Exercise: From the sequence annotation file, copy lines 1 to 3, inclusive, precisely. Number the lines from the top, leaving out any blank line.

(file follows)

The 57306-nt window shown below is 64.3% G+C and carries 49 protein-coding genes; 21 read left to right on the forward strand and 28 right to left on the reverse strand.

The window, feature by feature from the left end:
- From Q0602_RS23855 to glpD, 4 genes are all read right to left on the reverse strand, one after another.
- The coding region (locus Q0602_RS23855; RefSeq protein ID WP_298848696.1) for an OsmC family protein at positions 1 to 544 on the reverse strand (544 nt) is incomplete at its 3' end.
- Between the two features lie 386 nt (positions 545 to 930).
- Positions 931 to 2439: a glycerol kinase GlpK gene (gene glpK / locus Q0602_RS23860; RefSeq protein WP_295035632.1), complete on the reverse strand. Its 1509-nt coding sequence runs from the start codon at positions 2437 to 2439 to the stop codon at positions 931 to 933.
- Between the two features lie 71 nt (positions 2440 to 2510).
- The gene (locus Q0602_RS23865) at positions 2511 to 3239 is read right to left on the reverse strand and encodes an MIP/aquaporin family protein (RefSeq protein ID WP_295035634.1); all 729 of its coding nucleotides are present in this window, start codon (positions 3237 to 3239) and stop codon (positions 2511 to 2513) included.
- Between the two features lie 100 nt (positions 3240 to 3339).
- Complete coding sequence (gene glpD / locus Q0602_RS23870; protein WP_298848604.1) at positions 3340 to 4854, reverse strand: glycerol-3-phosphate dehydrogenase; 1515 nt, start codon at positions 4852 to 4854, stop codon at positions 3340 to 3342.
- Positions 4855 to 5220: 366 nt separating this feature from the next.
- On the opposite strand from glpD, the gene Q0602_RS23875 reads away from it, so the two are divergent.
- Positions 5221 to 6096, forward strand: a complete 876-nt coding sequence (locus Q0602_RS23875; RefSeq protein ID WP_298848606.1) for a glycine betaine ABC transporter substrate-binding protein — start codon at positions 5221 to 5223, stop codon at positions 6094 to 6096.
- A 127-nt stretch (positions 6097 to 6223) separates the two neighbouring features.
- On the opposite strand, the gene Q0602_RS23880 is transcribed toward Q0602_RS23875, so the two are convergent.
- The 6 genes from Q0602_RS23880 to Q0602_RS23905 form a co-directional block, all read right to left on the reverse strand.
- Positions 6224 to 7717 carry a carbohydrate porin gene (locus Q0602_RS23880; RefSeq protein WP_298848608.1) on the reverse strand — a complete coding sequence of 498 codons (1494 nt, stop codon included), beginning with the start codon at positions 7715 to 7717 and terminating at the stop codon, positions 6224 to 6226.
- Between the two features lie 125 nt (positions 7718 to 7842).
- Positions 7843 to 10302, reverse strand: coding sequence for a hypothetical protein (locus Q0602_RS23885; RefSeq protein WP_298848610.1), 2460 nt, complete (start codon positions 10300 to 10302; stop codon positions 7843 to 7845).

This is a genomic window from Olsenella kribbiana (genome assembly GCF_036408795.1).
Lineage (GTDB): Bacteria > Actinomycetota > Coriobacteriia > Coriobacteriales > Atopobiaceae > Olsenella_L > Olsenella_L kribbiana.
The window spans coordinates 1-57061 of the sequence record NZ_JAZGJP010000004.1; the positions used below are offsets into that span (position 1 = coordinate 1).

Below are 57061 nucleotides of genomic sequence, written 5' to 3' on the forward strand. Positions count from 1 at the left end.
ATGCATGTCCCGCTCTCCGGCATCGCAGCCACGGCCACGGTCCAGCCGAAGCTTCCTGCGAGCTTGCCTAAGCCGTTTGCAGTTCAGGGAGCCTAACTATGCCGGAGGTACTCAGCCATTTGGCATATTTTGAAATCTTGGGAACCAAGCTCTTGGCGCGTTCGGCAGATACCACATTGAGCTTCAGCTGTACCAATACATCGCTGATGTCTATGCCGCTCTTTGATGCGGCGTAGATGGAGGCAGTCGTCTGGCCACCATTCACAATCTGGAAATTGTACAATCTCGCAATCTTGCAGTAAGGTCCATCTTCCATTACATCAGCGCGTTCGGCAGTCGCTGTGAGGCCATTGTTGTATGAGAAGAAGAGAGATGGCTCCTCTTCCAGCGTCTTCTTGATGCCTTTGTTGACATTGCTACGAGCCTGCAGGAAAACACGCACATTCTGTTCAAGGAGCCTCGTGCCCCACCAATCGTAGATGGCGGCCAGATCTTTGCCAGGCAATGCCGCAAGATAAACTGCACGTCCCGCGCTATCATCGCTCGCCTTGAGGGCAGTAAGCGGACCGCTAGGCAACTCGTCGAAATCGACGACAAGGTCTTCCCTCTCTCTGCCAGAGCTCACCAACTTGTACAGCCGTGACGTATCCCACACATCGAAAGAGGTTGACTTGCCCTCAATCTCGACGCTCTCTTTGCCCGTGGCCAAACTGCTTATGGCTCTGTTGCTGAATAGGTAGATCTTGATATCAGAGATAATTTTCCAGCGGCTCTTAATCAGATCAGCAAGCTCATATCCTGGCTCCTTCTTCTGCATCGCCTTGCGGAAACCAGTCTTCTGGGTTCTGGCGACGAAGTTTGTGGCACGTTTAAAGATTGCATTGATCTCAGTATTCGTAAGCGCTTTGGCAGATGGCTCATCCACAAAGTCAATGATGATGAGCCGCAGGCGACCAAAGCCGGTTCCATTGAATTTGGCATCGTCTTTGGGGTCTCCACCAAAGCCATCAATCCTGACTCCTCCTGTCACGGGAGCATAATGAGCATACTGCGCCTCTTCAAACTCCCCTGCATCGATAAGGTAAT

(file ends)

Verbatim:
The 57306-nt window shown below is 64.3% G+C and carries 49 protein-coding genes; 21 read left to right on the forward strand and 28 right to left on the reverse strand.

The window, feature by feature from the left end:
- From Q0602_RS23855 to glpD, 4 genes are all read right to left on the reverse strand, one after another.